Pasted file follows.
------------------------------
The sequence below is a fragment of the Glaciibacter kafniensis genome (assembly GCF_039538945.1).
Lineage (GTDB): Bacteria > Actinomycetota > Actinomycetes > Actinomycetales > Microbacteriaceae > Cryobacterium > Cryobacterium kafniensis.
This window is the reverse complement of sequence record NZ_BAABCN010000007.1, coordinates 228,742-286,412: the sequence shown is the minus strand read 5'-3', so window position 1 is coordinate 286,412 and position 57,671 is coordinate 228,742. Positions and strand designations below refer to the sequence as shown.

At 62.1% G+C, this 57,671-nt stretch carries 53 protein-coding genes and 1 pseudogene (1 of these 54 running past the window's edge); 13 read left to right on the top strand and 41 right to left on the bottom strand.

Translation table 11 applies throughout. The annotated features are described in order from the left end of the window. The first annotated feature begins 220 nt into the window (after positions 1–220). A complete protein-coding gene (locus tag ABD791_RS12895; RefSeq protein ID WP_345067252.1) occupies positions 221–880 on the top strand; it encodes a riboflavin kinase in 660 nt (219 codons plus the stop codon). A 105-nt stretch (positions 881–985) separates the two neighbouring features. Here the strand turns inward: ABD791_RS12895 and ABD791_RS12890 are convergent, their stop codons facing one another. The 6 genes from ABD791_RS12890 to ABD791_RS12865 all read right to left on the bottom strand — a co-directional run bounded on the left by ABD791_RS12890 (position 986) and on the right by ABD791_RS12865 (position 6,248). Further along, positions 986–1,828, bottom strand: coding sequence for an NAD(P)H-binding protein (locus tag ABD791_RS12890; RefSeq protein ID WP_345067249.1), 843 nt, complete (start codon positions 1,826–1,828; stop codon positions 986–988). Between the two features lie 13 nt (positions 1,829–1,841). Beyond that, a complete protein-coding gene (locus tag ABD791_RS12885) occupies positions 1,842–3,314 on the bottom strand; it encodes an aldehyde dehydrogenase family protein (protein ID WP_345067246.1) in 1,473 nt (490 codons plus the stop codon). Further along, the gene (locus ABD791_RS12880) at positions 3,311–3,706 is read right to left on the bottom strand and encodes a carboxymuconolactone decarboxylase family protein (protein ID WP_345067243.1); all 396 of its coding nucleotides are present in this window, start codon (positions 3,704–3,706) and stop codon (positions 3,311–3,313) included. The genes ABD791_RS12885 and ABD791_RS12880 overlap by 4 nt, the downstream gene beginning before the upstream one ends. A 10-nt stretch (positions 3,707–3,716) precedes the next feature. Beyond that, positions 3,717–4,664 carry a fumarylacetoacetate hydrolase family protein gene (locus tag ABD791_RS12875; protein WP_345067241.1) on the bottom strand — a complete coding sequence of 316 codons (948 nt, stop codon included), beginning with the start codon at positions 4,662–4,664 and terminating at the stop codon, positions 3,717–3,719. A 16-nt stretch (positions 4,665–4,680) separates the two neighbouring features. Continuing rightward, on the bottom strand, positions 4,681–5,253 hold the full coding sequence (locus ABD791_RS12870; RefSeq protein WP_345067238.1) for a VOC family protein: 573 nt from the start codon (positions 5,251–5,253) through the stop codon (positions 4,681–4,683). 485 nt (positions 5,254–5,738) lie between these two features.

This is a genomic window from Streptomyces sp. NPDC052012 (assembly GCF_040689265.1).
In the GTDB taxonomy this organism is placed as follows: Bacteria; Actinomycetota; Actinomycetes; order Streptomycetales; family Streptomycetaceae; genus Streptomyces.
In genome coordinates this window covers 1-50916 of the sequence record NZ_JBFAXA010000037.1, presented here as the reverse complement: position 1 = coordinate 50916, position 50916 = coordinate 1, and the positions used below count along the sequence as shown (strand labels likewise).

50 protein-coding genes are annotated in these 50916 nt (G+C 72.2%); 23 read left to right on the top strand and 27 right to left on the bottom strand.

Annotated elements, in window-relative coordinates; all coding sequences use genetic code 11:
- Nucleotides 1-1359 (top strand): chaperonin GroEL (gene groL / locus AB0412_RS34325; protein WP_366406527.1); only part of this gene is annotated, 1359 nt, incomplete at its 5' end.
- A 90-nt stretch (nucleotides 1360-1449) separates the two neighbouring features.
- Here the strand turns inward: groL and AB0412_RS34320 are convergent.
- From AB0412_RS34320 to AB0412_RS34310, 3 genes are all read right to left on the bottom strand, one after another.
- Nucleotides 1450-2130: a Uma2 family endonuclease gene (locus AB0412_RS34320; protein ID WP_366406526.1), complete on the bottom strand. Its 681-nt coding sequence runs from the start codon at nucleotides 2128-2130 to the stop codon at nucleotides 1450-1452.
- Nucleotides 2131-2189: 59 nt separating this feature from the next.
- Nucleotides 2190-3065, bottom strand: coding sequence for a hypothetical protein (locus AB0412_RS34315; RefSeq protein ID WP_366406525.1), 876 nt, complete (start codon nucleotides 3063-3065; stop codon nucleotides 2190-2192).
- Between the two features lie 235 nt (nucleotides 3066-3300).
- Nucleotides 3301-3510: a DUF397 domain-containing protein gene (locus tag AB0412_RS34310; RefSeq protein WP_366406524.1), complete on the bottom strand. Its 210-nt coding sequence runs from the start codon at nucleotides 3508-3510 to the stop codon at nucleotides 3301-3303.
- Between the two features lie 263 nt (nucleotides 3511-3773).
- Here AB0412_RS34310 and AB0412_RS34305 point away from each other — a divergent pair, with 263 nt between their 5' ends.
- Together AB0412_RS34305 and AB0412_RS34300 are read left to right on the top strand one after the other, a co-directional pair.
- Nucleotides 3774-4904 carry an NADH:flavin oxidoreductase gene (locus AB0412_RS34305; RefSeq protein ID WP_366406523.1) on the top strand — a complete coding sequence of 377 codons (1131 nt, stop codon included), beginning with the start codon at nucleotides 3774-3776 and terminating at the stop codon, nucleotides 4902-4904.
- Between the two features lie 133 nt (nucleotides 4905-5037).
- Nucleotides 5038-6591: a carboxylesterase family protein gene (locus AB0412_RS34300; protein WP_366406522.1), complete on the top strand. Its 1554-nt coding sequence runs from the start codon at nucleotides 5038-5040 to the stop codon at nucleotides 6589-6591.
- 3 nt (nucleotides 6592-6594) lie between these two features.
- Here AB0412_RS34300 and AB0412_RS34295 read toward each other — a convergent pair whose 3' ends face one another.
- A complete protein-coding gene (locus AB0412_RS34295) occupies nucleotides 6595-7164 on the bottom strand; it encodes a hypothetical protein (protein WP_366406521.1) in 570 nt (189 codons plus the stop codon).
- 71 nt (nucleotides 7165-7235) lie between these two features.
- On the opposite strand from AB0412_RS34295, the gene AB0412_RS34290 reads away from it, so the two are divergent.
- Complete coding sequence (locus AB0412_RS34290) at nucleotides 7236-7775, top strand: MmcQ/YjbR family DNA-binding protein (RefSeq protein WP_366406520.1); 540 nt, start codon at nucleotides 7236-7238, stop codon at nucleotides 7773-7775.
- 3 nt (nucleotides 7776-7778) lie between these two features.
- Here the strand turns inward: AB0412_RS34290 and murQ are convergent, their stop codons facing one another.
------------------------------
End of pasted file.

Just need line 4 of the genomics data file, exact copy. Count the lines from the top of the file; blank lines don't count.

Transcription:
At 62.1% G+C, this 57,671-nt stretch carries 53 protein-coding genes and 1 pseudogene (1 of these 54 running past the window's edge); 13 read left to right on the top strand and 41 right to left on the bottom strand.